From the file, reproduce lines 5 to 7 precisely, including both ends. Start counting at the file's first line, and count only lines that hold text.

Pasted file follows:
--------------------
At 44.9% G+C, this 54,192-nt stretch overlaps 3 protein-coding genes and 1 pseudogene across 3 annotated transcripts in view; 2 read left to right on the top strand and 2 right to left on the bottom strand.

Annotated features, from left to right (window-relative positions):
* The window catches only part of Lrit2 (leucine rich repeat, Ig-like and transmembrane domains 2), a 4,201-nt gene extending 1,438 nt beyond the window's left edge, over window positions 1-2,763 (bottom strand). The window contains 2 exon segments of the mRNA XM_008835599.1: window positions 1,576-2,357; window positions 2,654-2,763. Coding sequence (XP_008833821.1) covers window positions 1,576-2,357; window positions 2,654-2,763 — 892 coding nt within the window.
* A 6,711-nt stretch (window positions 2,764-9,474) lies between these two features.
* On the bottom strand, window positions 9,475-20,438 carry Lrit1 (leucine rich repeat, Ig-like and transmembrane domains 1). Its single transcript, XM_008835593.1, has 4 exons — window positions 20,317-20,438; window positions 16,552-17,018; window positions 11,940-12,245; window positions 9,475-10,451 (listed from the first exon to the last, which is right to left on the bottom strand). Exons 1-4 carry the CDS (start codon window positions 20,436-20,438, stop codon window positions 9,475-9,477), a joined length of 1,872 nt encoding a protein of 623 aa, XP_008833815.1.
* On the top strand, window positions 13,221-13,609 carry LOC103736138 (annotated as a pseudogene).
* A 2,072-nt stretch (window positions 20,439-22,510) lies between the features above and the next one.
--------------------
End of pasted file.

* On the bottom strand, window positions 9,475-20,438 carry Lrit1 (leucine rich repeat, Ig-like and transmembrane domains 1). Its single transcript, XM_008835593.1, has 4 exons — window positions 20,317-20,438; window positions 16,552-17,018; window positions 11,940-12,245; window positions 9,475-10,451 (listed from the first exon to the last, which is right to left on the bottom strand). Exons 1-4 carry the CDS (start codon window positions 20,436-20,438, stop codon window positions 9,475-9,477), a joined length of 1,872 nt encoding a protein of 623 aa, XP_008833815.1.
* On the top strand, window positions 13,221-13,609 carry LOC103736138 (annotated as a pseudogene).
* A 2,072-nt stretch (window positions 20,439-22,510) lies between the features above and the next one.